Moving with the world market

Strategic planner Toby Uppington and environmental consultant Simon Morten discuss future challenges oil and gas companies face in reducing their environmental impact amid increasing global demand for petroleum products.

Conditions across the oil and gas industry continue to challenge operators around the world. In August 2015, oil prices hit a six-year low, with the seven major global oil firms reporting annual profit declines, according to International Energy Agency (IEA) figures. Despite the profit slide, the global demand for oil continues to rise.

While interest in alternative energy sources — renewables and nuclear in particular — is strengthening, the world’s dependence on oil will be a given for many years to come. IEA figures also suggest natural gas will play a part as one of the world’s key ways of generating electricity, despite an increase in renewables production in 2015.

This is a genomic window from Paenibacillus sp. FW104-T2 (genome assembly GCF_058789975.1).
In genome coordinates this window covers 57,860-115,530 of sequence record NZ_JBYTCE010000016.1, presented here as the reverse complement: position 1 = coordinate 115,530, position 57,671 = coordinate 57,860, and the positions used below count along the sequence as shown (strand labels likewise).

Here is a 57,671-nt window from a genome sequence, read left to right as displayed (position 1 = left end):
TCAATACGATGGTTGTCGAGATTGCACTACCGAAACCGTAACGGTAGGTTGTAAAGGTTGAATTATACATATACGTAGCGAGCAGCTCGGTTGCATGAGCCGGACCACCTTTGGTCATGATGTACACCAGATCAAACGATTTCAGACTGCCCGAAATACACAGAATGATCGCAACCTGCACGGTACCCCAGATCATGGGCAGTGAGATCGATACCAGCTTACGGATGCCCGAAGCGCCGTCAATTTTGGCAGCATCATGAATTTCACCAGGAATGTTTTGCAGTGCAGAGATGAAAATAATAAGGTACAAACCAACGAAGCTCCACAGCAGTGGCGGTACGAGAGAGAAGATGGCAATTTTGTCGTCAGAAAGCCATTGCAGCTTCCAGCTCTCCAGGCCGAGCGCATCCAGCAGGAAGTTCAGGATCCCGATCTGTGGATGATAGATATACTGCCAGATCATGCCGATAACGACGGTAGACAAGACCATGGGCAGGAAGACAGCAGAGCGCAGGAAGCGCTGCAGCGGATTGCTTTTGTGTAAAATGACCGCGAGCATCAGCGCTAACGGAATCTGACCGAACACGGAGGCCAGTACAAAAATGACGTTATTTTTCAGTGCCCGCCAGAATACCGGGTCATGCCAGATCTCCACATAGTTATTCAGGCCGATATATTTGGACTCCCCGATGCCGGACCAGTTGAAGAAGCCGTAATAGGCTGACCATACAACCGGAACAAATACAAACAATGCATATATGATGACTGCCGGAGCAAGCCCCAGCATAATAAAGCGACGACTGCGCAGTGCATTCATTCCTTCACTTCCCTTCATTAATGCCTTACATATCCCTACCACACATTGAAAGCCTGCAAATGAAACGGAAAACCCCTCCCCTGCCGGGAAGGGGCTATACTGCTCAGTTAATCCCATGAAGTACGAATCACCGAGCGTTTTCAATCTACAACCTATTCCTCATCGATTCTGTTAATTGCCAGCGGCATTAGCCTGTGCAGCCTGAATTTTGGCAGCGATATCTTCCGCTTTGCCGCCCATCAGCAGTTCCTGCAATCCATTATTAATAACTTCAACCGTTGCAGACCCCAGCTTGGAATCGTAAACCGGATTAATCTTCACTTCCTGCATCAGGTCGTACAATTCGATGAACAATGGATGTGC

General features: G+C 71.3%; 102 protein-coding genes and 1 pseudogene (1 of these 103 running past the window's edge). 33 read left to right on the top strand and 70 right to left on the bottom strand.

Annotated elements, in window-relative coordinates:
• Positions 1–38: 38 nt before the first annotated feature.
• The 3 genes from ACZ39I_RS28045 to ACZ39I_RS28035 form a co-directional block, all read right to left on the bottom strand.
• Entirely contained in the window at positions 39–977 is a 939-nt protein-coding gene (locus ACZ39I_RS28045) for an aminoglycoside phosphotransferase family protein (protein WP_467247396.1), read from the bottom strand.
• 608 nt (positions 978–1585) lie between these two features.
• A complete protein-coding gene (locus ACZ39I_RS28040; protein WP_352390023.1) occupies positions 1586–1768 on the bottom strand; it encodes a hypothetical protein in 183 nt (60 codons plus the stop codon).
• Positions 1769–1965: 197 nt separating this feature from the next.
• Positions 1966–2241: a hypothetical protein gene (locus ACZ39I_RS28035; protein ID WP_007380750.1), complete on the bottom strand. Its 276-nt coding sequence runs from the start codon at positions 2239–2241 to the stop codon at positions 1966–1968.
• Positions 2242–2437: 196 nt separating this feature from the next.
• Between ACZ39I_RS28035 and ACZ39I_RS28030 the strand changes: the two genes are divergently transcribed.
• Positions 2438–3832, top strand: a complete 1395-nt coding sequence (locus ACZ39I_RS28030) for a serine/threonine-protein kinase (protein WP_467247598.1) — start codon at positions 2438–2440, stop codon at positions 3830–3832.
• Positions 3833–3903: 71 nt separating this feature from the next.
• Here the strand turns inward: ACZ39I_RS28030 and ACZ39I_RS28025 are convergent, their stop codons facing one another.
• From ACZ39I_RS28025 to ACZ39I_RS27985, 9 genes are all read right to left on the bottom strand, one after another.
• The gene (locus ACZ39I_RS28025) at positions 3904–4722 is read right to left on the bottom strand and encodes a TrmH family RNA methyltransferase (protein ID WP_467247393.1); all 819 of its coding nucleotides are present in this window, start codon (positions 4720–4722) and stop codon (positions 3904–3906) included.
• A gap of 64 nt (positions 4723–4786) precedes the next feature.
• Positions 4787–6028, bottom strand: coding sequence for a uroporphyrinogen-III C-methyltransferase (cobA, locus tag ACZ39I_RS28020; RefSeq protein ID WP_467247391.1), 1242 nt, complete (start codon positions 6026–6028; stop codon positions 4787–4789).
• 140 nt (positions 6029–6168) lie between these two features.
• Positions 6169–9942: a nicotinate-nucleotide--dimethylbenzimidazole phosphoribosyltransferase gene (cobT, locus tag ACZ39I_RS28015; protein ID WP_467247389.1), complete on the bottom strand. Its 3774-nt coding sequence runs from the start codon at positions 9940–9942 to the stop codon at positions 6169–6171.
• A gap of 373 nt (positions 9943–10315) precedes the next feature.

However, difficult trading conditions should not mean that operators take their eye off the ball with regard to their environmental impact. Controversies about drilling in the Arctic Circle and public uncertainty around new forms of extraction, such as shale gas drilling, or fracking, means that, more than ever, operators at all levels need to do as much as possible to reduce the potential for environmental harm caused by their activities and avoid adverse publicity.

Do no harm

Minimising harm is a critical area for operators. International players should hold themselves to stringent standards wherever they work. In a globalised, connected world, scrutiny from shareholders and pressure groups is ever-present. Environmental impacts in one geography will have repercussions in every market.